Automatic type conversion bugs and confusion

It sounds nice to have the language convert strings to integers automatically, but not when you least expect it. To make matters worse, the plus sign signifies both addition and concatenation, making remembering what will happen a near crapshoot. If the variable x is set to the string 1, then x+1 will turn into 11 but x-1 will turn into 0. That's great, except when you expect or want something else to happen.

Brian Moore via Flickr

Value confusion

Quick, what's the difference between false, null, NaN, and undefined. They're all somewhat similar; some even equal one another. At this writing, Chrome tells me that isNaN(undefined) is true but undefined==NaN is false. It all makes sense if you spend a few hours on this mathematical philosophy, but that doesn't make it any easier to write code.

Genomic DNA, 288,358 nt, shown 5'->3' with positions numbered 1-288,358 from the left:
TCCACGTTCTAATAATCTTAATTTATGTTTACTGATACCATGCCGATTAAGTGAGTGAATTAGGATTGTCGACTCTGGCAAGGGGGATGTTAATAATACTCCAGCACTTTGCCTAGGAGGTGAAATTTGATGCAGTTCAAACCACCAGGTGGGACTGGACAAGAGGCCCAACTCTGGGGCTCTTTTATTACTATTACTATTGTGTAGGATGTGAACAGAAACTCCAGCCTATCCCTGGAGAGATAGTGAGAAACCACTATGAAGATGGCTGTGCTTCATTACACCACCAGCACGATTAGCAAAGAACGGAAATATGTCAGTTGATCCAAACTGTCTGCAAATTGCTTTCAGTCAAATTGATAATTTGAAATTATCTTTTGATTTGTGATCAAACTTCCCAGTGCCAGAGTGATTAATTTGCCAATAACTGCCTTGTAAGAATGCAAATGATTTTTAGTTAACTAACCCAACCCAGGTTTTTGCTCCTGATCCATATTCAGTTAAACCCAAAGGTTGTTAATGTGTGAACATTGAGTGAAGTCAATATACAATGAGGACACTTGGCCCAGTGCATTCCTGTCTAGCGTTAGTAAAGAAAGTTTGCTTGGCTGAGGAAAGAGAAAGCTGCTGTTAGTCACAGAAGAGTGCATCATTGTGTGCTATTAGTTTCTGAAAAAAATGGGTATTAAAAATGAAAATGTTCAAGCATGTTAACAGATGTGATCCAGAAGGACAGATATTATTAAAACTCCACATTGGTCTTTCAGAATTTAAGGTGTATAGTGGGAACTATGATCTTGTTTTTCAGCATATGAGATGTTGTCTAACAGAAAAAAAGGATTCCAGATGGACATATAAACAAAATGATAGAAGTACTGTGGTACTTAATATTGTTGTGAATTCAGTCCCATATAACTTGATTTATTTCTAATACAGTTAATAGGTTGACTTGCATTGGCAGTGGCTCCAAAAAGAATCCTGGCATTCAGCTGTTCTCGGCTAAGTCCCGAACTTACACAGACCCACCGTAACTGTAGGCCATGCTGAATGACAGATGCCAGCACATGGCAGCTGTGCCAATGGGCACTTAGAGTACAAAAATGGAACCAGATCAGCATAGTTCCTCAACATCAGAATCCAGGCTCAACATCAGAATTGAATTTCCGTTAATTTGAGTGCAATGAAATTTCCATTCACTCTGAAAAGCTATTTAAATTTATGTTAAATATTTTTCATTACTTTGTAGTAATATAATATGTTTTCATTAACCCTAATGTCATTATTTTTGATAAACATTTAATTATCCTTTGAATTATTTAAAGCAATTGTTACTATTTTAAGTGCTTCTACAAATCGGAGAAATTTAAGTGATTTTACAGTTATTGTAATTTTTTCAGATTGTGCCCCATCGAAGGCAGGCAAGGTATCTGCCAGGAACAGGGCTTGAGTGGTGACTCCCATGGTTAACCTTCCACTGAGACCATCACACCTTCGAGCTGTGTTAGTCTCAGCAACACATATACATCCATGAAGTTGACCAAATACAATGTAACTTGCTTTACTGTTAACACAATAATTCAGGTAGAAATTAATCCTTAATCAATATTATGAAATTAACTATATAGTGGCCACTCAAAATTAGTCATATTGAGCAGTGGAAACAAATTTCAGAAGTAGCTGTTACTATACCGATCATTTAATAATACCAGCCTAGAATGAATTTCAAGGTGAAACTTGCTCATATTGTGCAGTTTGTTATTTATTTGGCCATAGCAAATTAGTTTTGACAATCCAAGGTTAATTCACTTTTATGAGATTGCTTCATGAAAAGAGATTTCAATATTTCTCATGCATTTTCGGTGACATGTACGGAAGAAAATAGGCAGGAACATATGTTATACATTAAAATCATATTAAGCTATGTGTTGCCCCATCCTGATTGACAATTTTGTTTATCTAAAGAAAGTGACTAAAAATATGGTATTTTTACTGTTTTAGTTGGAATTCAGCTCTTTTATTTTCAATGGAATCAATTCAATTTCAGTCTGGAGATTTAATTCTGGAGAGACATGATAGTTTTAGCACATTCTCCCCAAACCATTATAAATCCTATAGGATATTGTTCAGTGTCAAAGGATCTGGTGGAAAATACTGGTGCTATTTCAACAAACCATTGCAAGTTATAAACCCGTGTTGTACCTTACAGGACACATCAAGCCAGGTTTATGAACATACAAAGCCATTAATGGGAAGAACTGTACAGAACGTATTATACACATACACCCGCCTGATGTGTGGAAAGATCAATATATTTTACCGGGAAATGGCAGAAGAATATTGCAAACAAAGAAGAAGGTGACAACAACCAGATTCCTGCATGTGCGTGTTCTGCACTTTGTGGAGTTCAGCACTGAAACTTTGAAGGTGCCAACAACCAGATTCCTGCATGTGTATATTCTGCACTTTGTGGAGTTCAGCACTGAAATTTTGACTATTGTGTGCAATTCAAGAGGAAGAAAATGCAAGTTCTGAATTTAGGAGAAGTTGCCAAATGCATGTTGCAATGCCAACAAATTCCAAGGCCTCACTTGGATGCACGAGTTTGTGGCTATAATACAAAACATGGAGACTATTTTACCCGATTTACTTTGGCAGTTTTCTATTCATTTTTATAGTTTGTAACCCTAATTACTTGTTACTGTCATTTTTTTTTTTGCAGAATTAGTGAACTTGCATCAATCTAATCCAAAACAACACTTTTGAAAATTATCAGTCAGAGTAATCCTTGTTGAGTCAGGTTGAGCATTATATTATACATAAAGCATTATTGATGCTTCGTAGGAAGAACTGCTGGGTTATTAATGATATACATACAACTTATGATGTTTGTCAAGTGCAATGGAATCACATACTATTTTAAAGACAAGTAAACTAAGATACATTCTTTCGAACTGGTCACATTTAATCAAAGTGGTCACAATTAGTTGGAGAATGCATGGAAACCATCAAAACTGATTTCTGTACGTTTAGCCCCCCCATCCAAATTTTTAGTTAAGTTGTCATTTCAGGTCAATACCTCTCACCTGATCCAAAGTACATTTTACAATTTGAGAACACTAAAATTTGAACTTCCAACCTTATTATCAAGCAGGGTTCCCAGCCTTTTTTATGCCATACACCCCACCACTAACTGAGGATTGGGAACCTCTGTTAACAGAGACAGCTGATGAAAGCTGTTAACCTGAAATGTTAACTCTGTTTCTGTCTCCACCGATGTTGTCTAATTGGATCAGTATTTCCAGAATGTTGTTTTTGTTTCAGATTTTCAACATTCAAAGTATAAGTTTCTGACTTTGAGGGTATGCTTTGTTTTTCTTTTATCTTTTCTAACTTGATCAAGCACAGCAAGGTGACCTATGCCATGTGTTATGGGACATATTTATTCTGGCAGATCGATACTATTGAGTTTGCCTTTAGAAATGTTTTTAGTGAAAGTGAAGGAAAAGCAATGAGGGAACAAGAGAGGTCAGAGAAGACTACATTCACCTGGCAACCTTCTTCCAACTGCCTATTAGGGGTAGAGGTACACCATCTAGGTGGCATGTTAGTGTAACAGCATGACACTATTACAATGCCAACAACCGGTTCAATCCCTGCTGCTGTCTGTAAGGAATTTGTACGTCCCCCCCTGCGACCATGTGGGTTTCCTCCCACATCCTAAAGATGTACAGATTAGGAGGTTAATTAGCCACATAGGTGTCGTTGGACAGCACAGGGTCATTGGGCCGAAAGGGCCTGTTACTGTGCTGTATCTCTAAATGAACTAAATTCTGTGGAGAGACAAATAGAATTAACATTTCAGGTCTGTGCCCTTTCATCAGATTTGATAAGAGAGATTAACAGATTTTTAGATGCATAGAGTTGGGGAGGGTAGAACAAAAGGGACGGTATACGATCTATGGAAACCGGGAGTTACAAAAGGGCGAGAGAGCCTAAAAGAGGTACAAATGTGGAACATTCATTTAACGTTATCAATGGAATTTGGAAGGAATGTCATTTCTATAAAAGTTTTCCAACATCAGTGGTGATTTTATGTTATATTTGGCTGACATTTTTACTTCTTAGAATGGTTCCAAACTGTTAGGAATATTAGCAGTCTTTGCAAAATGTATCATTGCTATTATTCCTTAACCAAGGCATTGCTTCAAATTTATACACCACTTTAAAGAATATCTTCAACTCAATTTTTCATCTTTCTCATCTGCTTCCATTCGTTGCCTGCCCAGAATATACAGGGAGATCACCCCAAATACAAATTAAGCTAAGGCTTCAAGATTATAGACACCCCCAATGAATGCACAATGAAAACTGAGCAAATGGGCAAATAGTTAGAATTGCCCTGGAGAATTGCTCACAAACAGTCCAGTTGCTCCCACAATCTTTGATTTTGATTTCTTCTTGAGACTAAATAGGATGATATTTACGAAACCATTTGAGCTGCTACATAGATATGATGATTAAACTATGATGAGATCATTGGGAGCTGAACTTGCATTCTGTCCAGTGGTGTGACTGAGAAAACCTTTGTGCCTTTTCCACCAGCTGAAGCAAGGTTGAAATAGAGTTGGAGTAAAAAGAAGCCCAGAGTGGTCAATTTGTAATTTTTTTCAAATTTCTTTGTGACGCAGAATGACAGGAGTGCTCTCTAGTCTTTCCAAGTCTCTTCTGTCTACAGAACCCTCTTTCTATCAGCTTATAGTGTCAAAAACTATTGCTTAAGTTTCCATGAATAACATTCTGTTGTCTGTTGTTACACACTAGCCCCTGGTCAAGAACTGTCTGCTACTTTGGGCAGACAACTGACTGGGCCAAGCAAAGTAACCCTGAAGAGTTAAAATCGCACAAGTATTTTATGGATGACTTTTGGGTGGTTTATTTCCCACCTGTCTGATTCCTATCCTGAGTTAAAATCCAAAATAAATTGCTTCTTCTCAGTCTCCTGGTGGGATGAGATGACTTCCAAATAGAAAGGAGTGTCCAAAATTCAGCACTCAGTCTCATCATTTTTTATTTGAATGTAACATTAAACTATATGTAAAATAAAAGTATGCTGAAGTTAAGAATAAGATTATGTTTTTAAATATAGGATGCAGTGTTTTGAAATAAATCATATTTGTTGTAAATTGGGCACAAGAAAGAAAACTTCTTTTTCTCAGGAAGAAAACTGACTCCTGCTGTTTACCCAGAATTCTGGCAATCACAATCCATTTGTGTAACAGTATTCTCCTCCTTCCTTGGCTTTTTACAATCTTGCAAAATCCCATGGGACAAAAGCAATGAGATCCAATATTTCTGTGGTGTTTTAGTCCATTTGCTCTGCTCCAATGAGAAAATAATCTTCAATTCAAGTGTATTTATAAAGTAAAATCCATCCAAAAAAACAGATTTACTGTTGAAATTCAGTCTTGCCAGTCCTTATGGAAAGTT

Mistaken Java identity

Believe it or not, people still confuse JavaScript with Java -- and all because someone decided to jump on the Java bandwagon with a language vastly different than its near-namesake. We can try to call it ECMAScript, but no one listens. The tech community can keep the differences straight, but not the suits. Oh boy, do they find it impossible to remember that Java works on the server to send markup to the browser. Except sometimes it works in concert with JavaScript that runs in the browser. Sometimes we get confused when we're talking about them.